2012 Delaware Statistics
Domestic Violence Sexual Assault
15,103 reported cases 808 reported cases


Everyone is entitled to a relationship that is respectful, loving, and without fear. Domestic violence ignores these fundamental rights and destroys healthy relationships by the use of force, coercion, dominance and fear. Historically, we think of domestic violence as an act of physical violence perpetrated by one spouse against another, but in truth, can also include psychological abuse, sexual abuse, financial exploitation and isolation of a partner from family, friends and resources, limiting the victim's ability to leave unhealthy and dangerous relationships. Domestic violence has no boundaries; it is blind to sexual orientation, gender, age, socio-economic status, race, religion and education. It is no longer considered a "private matter" between husband and wife. We must recognize DV for what it is: a public health issue of epidemic proportion.

  • You are more likely to be injured, raped, or murdered by someone you know than by a stranger.
  • Every year, 2-4 million people are assaulted by their partner in the U.S.
  • Every year about 2,000 people are murdered by their same-sex partner in the U.S.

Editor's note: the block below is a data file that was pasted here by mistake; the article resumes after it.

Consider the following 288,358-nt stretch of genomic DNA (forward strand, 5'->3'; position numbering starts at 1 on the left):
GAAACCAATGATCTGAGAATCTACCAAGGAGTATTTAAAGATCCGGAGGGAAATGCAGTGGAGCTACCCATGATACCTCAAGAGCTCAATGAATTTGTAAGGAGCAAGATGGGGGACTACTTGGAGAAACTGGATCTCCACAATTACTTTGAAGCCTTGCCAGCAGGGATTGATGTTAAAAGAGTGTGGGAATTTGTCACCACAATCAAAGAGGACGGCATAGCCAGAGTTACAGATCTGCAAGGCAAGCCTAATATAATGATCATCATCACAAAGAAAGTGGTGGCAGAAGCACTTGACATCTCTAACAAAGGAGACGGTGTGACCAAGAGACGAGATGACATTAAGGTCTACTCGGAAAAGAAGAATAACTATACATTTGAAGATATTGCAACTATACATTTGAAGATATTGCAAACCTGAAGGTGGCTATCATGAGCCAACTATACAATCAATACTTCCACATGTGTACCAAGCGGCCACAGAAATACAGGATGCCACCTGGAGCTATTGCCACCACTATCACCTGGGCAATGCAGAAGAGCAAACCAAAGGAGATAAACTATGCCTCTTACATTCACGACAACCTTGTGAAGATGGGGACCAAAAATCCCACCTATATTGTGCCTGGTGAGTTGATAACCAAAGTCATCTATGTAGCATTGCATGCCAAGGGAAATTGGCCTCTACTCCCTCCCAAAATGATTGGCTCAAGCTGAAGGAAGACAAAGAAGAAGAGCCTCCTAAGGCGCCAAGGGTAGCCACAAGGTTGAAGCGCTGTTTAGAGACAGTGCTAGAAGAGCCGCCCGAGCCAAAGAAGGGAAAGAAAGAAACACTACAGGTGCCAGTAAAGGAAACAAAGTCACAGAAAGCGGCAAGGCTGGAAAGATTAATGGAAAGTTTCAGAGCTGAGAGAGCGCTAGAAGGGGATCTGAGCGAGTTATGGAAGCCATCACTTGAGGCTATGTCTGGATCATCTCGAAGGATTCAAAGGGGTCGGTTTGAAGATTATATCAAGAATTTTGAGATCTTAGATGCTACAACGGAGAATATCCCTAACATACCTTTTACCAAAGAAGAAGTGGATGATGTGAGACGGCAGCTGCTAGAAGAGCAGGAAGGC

• 1 in 4 people attempting suicide abuse victims.
  • Acts of physical aggression between domestic partners occur in 1 in 6 homes.

Stewards of Children: Preventing Child Sexual Abuse is an Adult Responsibility

Stewards of Children is a training that teaches adults to take proactive steps to protect children from significant risk. It is unrealistic to think that a young child can take responsibility for fending off sexual advances by an adult. Adults are responsible for the safety of children. Adults are the ones who need to prevent, recognize and react responsibly to child sexual abuse. To receive training in Stewards of Children please call Nikki Mowbrey.

Nikki Mowbrey, MSW
Director of Stewards of Children
YMCA of Delaware
Central YMCA
302-254-YMCA ext. 133
302-571-6985 fax

Where Can I Find Additional Resources for Help with Interpersonal Violence?



Gun Violence


What's the Issue?

  • Firearms are associated with homicides, suicides, and accidental deaths.
    • Homicide is three times more likely to occur when there is a gun in the home than otherwise.
    • A suicide is five times as likely to occur if a gun is in a home.
    • The risk of an accidental death is four times higher with a gun in a home than in a home without a gun.
  • Access to guns is a critical issue.
    • No consistent background checks.
    • Over 40% of guns sold in the U.S. are done so without a background check.
  • Nationally, 332,014 people died from shootings between 2000 and 2010, which is greater than the populations of U.S. cities such as St. Louis, Pittsburgh, and Cincinnati.